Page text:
Tuesday, July 13, 2010

The IMF Era Revisited

The Marmot's Hole reports that "it appears like the IMF is trying to make amends for some difficulty it may have cause in 1998" — IMF to Korea: “We’re [Kinda] Sorry”. Two years ago, I wrote of my personal experiences from when "South Korea was undergoing what came to be known locally ─ rightly so, I was later to learn ─ as the IMF Crisis" — I Survived the IMF. An excerpt:
    For years, in my ignorance, I bristled at the Korean use of term "IMF Crisis" to describe these times, fooled as I was into believing that the IMF was the savior from, not the instigator of, the financial turmoil of 1997. It was not until I discovered the Austrian Economics and stopped drinking from the poisoned well of Keynesianism that I began to see the light.

    In The IMF Crisis, a Wall Street Journal editorial dated April 15, 1998, the author states authoritatively, "The IMF tripped this crisis by urging the Thais to devalue, then promoted contagion by urging everyone else to do likewise." The editorial concludes, "As long as the IMF prowls the central banks of the planet, fanning moral hazard and urging currency debasement, there will be plenty of self-made problems to employ the IMF." In that same year, Prof. Bong Joon Yoon, associate professor of economics at the State University of New York at Binghamton, wrote an article entitled The IMF Bailout in Korea: A Socialist Poison, in which he concluded that "the IMF bailout violates the fundamental principle of the market: removal of failed businesses."

    Later, Dr. Ron Paul wrote in an article entitled Get Us Out of the IMF on March 2, 2002 that the IMF is "based on a flawed philosophy that says the best means of creating economic prosperity is through government-to-government transfers," calling the organization "corporate welfare disguised as compassion for the poor." On September 28, 2004, in an article entitled The IMF Con he said, "The real purpose of the IMF is to channel tax dollars to politically-connected companies," which is just what happened in Korea. He observes:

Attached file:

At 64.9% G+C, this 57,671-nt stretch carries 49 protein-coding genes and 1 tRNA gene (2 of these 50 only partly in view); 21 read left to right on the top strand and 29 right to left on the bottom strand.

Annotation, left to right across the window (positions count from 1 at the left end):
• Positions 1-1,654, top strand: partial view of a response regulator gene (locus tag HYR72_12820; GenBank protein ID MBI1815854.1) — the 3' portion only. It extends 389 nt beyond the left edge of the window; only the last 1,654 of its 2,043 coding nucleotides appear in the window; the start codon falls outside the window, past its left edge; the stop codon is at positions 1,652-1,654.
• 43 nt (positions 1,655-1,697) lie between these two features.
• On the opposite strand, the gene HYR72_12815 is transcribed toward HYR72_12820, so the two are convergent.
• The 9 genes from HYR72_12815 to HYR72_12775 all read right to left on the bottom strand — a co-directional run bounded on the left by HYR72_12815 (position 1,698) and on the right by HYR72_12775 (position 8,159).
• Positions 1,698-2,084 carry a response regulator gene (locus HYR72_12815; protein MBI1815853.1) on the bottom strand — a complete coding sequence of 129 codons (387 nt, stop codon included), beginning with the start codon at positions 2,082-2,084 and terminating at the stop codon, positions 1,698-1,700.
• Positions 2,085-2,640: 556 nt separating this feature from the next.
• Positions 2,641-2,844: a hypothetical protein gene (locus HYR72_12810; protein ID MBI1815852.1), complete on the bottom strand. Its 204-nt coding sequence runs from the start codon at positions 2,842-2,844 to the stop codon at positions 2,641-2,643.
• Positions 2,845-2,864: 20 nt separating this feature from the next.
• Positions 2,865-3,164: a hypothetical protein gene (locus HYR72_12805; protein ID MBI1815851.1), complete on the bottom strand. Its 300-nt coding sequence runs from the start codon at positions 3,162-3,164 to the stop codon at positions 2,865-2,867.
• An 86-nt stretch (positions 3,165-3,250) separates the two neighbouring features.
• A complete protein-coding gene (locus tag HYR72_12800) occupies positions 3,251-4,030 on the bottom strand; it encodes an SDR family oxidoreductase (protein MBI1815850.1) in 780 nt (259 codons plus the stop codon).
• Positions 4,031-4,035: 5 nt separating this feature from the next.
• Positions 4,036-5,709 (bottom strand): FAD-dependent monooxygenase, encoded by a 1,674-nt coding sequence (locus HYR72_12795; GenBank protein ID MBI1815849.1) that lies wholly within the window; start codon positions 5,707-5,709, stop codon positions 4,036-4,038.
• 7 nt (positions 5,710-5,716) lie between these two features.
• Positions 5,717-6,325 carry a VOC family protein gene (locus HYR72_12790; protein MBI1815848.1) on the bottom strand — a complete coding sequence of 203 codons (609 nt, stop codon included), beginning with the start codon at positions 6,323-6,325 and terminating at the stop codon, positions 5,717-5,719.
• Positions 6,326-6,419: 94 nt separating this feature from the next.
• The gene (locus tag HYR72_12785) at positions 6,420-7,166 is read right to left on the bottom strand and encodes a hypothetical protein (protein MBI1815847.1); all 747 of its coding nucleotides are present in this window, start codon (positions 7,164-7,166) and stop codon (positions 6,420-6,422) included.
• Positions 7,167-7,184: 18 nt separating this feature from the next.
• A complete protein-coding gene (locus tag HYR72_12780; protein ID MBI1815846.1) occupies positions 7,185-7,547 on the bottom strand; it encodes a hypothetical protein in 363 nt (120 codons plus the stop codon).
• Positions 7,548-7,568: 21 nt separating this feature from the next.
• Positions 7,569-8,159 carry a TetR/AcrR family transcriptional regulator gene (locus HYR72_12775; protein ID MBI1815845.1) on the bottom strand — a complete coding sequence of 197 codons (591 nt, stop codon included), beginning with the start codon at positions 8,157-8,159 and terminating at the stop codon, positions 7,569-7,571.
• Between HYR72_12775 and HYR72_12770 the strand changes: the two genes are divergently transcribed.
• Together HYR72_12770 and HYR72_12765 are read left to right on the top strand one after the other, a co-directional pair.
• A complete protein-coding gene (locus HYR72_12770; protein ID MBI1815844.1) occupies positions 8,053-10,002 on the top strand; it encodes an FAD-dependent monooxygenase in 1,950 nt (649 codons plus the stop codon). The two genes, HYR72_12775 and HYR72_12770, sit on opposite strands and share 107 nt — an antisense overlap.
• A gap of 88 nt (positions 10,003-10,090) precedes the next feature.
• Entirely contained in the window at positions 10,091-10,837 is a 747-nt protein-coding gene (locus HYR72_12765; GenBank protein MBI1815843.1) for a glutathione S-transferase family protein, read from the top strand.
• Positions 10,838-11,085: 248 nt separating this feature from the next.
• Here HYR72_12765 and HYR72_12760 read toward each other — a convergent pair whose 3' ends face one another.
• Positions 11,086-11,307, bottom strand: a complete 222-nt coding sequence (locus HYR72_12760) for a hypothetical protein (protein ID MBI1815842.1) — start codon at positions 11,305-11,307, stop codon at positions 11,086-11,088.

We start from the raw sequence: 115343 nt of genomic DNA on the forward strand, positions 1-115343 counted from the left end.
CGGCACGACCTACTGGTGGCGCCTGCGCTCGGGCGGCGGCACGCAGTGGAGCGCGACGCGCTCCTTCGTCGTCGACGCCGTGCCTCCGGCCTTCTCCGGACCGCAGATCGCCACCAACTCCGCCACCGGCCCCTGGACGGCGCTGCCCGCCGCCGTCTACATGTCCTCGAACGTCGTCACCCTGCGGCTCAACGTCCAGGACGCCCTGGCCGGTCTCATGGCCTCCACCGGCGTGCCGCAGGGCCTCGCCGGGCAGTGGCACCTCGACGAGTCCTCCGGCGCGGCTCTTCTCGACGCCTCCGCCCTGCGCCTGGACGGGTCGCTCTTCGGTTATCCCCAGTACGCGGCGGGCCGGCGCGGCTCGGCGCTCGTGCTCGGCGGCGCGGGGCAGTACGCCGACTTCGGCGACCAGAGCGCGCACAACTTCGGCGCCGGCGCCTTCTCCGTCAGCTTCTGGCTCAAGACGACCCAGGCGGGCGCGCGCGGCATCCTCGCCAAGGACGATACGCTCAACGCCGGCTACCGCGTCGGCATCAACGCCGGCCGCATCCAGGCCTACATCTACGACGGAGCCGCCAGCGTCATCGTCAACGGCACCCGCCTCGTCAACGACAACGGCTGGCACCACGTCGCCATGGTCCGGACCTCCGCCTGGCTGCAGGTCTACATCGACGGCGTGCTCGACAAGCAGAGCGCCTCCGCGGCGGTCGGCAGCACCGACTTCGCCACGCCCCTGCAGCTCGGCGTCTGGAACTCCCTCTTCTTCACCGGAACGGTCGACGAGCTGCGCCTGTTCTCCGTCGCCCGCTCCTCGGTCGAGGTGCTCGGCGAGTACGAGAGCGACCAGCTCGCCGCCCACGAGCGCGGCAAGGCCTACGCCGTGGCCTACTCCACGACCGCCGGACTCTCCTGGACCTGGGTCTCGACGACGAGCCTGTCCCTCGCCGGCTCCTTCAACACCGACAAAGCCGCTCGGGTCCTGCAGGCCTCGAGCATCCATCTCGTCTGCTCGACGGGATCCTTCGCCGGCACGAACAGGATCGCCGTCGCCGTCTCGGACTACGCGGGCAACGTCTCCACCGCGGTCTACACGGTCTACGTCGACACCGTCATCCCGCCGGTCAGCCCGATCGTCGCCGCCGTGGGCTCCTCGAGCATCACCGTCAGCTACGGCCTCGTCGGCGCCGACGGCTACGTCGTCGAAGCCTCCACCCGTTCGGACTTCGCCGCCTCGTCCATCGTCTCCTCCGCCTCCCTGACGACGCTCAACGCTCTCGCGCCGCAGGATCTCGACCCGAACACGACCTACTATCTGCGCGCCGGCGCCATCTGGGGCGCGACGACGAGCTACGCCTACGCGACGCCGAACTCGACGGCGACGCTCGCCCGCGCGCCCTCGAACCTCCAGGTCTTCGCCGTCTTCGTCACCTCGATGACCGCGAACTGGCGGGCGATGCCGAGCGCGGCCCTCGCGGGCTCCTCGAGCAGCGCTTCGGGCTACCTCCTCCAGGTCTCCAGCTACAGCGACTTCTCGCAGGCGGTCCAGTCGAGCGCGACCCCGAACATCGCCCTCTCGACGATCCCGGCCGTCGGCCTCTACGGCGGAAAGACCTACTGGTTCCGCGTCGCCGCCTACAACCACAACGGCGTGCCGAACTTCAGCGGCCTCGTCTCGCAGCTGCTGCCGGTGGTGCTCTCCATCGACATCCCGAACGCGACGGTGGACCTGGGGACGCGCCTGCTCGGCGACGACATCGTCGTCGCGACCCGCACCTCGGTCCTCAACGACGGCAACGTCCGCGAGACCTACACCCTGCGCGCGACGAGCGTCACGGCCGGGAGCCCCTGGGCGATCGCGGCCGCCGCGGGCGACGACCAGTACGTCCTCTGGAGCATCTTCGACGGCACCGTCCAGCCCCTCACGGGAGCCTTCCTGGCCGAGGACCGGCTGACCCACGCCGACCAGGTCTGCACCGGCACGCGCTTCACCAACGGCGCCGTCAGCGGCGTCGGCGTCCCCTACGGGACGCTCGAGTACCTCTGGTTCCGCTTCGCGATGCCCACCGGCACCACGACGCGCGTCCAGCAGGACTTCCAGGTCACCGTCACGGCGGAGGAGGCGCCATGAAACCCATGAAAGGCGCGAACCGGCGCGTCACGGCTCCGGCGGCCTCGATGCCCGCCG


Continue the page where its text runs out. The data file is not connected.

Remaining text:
When capital remains in private hands, it is allocated to its most productive uses as determined by the choices of consumers in the market. Placing capital in the hands of politicians and bureaucrats inevitably results in inefficiencies, shortages, and economic crises, as even the best-intentioned politicians cannot know the most efficient use of resources.

    This is precisely why, after ten years of improving statistics, the average Korean is not happy with his family's economic situation. The IMF demanded restructuring, to be sure, but not of the corporate welfare system. Rather, the one palpable change in the post-IMF era has been the end of lifetime employment, an element of Confucian capitalism that had never been mandated by law but by custom and convention. Thus, while the chaebol were not expected to compete on a level playing ground, individual workers and employees were thrust into a dog-eat-dog world of survival of the fittest.

    "To prevent future financial crisis, the Korean economy should rely on market forces" because "it is the big government, which is the root cause of the current crisis," concluded Prof. Bong. Let's hope the next president of the Republic of Korea follows his advice and that of the Austrian School Economists.
UPDATE: Korea's main leftist organ has more, noting that the nefarious cabal has "also unleashed a sort of 'love offensive' on Asia, which is becoming a major axis of the world economy, saying it wants the fund to become a 'second home' for Asia" — IMF admits mistakes in 1997 crisis countermeasures.

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